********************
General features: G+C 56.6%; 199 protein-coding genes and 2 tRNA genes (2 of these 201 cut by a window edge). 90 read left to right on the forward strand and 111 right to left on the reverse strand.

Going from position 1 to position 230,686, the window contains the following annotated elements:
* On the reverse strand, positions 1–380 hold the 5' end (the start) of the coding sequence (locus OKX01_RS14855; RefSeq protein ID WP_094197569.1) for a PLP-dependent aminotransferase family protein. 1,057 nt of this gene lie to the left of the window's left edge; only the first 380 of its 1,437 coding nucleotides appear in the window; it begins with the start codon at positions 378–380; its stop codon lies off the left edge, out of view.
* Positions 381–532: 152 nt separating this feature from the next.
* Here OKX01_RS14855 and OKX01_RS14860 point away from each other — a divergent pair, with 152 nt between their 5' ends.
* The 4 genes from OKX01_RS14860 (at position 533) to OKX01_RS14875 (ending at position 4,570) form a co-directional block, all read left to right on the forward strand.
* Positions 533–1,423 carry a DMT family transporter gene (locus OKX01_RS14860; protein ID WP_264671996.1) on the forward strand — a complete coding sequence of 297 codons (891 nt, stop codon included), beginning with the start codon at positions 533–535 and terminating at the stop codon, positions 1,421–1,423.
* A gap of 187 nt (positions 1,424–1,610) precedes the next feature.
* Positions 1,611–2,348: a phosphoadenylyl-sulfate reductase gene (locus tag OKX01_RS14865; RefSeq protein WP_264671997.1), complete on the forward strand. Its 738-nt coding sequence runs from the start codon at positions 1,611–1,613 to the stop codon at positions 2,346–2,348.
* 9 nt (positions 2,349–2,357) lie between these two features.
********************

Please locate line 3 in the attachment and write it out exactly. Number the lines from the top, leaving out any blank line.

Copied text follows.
* On the reverse strand, positions 1–380 hold the 5' end (the start) of the coding sequence (locus OKX01_RS14855; RefSeq protein ID WP_094197569.1) for a PLP-dependent aminotransferase family protein. 1,057 nt of this gene lie to the left of the window's left edge; only the first 380 of its 1,437 coding nucleotides appear in the window; it begins with the start codon at positions 378–380; its stop codon lies off the left edge, out of view.